May 10, 2022
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Last week, after a couple postponements and an organizational rebrand, the newly-named Canadian Association of Land and Energy Professionals (CALEP, formerly Canadian Association of Petroleum Landmen – CAPL) hosted its 2022 CAPL Conference in Edmonton. This was an opportunity for industry leaders to step back and assess their changing role in an ever-shifting landscape.
From guest speakers like Cassie Campbell and Premier Jason Kenney, to various breakout information sessions, to the general tone and tenor of conversations throughout the conference, it’s clear that enthusiasm in our sector is running high. Current events have underscored the need for the safe, secure, and regulated energy that Canada provides. To meet the demands of this new era, landmen must continue to evolve to provide their organizations with the information they need, not only during the deal-making process, but also in other areas of the business.
Gone are the days where deals could be done over drinks at lunch, hammered out on a few napkins, and settled with a handshake. Today, Land and Energy Professionals have adapted to seek out all the variables of the deal: from liability concerns to indigenous landowner issues to ESG concerns. It’s still a relationship business, but one that demands that those involved have the right information at the right time.
Land professionals have known for years the importance of arming their organization with reliable end-of-life data for potential deals. Whether it’s the liability impacts of a proposed deal on vendors and purchasers, liability data for banks during credit redeterminations, or data for HSE and operations managers for planning and budgeting reclamation work, there’s plenty of demand for accurate liability costs from land professionals.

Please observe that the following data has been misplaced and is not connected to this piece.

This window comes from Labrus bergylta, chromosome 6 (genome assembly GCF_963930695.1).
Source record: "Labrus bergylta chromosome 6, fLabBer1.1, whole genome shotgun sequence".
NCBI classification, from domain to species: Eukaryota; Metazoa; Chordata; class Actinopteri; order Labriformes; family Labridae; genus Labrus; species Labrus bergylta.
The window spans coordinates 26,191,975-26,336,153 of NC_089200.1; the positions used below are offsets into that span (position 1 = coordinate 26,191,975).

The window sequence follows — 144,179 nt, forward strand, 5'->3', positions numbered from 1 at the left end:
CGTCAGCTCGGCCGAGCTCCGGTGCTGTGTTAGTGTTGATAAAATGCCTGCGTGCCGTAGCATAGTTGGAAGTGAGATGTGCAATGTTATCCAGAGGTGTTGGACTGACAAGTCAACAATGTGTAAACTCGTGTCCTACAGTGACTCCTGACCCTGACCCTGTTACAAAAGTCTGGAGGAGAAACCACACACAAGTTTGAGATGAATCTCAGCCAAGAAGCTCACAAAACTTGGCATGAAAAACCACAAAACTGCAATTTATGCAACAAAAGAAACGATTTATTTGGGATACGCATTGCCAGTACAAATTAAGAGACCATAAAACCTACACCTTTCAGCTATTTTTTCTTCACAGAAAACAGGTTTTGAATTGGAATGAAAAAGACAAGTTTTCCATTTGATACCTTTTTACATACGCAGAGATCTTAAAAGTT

But the liability landscape in Western Canada keeps changing, forcing land professionals to stay on top of the current demands. The new Directive 088 in Alberta (or similar regulations being adopted in other provinces), increases the need for a complete picture of potential deals as provinces move away from simple LLR calculations to a more holistic view of corporate health throughout the energy development life cycle.
Joining liabilities as a significant topic of conversation throughout the conference this year was Environmental, Social, and Governance (ESG) concerns. To properly capitalize on the current reassessment of Canadian energy, it’s crucial that the industry positions itself to demonstrate its ESG bona fides, particularly in comparison to other volatile global markets. And while situations like the war in Ukraine have markets reconsidering the importance of social and governance factors, Canadian producers can’t let the lure of current commodity prices cause them to overlook the environmental concerns that had previously harmed their reputations.
Land professionals have a part to play here too, by examining ESG factors such as emissions data, freshwater requirements, and indigenous land rights prior to acquisition. Just as they’d adapted to the demands of liabilities, they now must expand their scope to emissions data, ESG considerations, and beyond.
The role of landmen continues to evolve, as reflected in the organization’s name change from CAPL to CALEP. But while the scope of information needed from Land teams continues to expand, it remains true that their role in providing data is an essential step in deal-making. And as the CAPL Conference “Canadian Tuxedo” night proved, building relationships is still a key factor for the role. As Canada’s energy sector adapts to new possibilities, land and energy professionals are poised to adapt their roles to meet these new possibilities.
At XI Technologies, we believe in arming land teams with the data they need, from land and production data users have come to expect and now with ARO, LLR, and Emissions data they’ve grown to need. To learn how we can help with “The Changing Role of Landmen”, register for our upcoming webinar by visiting this link. You can also visit our website or contact us for a demo.